Seminar: “Online Learning in Complex Domains”
Asst. Prof. Dr. Cem Tekin, Department of Electrical and Electronics Engineering, Bilkent University
April 27, Friday 13:30
Recommender systems, dynamic pricing, medical diagnosis, network routing, etc., require on-going learning and decision-making in real time. These – and many others – represent perfect examples of the opportunities and difficulties present in big data: the available information often arrives from a variety of sources and has diverse features so that integrating what is learned is subject to the curse of dimensionality. Moreover, these problems often involve large strategy sets, and multiple and possibly conflicting objectives, which make efficient online learning a very challenging task. In this talk, I will present recent pieces of contextual and combinatorial bandit models addressing these challenges.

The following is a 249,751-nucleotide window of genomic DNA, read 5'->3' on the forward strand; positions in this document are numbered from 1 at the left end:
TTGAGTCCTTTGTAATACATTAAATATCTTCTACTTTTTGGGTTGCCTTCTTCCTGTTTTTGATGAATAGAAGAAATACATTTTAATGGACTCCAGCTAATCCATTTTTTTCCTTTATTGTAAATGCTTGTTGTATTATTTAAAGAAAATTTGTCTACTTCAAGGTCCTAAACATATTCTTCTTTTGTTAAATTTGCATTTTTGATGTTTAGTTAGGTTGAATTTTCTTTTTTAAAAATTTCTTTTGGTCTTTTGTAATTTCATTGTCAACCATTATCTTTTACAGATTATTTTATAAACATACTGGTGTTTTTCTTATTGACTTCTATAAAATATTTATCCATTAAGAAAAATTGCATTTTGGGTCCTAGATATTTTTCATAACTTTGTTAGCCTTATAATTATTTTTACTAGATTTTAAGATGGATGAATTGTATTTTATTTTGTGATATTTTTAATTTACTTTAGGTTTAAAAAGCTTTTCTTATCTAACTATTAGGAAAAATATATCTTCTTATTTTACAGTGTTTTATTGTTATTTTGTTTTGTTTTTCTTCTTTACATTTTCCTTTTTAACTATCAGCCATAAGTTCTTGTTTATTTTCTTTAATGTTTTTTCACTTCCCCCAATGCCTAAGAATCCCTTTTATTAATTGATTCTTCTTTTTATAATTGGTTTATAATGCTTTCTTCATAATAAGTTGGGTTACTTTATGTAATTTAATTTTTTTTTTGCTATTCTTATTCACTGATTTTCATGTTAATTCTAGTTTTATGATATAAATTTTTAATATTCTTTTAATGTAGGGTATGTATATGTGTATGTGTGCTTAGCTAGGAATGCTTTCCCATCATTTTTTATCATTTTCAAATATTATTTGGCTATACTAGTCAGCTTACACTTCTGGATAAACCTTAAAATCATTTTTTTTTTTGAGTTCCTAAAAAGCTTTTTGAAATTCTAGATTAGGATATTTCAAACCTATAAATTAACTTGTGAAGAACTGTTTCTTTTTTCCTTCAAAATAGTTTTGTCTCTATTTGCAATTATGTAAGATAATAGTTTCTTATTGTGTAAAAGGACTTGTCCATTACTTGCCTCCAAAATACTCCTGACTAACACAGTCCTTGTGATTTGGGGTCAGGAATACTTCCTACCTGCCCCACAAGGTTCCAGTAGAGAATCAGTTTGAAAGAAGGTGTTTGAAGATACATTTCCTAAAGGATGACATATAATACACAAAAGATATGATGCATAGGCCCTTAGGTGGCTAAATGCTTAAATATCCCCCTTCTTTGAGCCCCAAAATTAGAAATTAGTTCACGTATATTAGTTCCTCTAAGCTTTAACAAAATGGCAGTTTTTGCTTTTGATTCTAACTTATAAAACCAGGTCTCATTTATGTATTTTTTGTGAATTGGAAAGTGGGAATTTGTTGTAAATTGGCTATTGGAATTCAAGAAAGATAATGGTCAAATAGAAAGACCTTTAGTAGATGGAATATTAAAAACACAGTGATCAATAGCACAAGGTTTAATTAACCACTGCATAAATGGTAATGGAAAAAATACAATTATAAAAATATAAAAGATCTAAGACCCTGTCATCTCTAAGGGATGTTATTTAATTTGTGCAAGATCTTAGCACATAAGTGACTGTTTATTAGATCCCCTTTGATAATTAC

First, I will discuss how different notions of optimality can be used to define the performance of learning algorithms when the learning task involves multiple objectives. Then, I will describe the key insights on designing learning algorithms that can efficiently learn to optimise these objectives, including how to aggregate information obtained from the past decisions, learn the relevant information embedded into a small subset of the strategy set, and balance the tradeoff between exploration and exploitation.
Cem Tekin is an Assistant Professor in Electrical and Electronics Engineering Department, Bilkent University. He received PhD in Electrical Engineering: Systems, MS in Applied Mathematics and MSE in Electrical Engineering: Systems, from the University of Michigan in 2013, 2011 and 2010, respectively. He received BS degree in Electrical and Electronics Engineering from ODTÜ in 2008 (valedictorian). From 2013 to 2015, he was a postdoctoral scholar in Electrical Engineering Department, UCLA. Cem has authored or coauthored over 50 research papers, 3 book chapters and a research monograph. His research interests include bandit problems, reinforcement learning, multi-agent systems and Markov decision processes. As applications, he considers learning problems in healthcare informatics, finance, real-time stream mining, recommender systems, influence maximization and cognitive radio networks.